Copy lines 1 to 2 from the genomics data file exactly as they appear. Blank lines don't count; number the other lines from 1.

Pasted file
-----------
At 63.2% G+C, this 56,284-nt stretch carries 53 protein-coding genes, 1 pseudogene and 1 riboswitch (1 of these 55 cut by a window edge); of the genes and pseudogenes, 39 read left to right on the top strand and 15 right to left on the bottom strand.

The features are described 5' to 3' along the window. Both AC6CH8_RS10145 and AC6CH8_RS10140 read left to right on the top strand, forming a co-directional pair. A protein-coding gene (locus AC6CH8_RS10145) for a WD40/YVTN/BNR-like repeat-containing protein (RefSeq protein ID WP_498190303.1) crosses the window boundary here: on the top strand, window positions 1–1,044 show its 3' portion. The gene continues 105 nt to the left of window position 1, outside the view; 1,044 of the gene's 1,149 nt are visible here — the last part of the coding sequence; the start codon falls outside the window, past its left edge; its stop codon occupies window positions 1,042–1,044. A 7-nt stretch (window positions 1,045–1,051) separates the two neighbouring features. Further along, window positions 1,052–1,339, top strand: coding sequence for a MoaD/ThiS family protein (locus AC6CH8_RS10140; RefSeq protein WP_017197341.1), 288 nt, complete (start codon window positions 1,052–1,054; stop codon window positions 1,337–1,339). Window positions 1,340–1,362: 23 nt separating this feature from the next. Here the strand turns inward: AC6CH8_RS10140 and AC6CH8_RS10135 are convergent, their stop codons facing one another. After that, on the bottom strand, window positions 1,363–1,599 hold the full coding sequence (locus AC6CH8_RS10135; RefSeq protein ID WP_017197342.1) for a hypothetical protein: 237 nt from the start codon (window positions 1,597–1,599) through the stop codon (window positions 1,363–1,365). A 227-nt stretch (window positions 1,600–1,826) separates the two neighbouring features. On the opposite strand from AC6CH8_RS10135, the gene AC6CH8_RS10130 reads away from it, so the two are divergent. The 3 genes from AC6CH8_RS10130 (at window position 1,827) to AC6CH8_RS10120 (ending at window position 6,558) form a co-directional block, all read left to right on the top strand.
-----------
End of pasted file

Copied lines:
At 63.2% G+C, this 56,284-nt stretch carries 53 protein-coding genes, 1 pseudogene and 1 riboswitch (1 of these 55 cut by a window edge); of the genes and pseudogenes, 39 read left to right on the top strand and 15 right to left on the bottom strand.

The features are described 5' to 3' along the window. Both AC6CH8_RS10145 and AC6CH8_RS10140 read left to right on the top strand, forming a co-directional pair. A protein-coding gene (locus AC6CH8_RS10145) for a WD40/YVTN/BNR-like repeat-containing protein (RefSeq protein ID WP_498190303.1) crosses the window boundary here: on the top strand, window positions 1–1,044 show its 3' portion. The gene continues 105 nt to the left of window position 1, outside the view; 1,044 of the gene's 1,149 nt are visible here — the last part of the coding sequence; the start codon falls outside the window, past its left edge; its stop codon occupies window positions 1,042–1,044. A 7-nt stretch (window positions 1,045–1,051) separates the two neighbouring features. Further along, window positions 1,052–1,339, top strand: coding sequence for a MoaD/ThiS family protein (locus AC6CH8_RS10140; RefSeq protein WP_017197341.1), 288 nt, complete (start codon window positions 1,052–1,054; stop codon window positions 1,337–1,339). Window positions 1,340–1,362: 23 nt separating this feature from the next. Here the strand turns inward: AC6CH8_RS10140 and AC6CH8_RS10135 are convergent, their stop codons facing one another. After that, on the bottom strand, window positions 1,363–1,599 hold the full coding sequence (locus AC6CH8_RS10135; RefSeq protein ID WP_017197342.1) for a hypothetical protein: 237 nt from the start codon (window positions 1,597–1,599) through the stop codon (window positions 1,363–1,365). A 227-nt stretch (window positions 1,600–1,826) separates the two neighbouring features. On the opposite strand from AC6CH8_RS10135, the gene AC6CH8_RS10130 reads away from it, so the two are divergent. The 3 genes from AC6CH8_RS10130 (at window position 1,827) to AC6CH8_RS10120 (ending at window position 6,558) form a co-directional block, all read left to right on the top strand.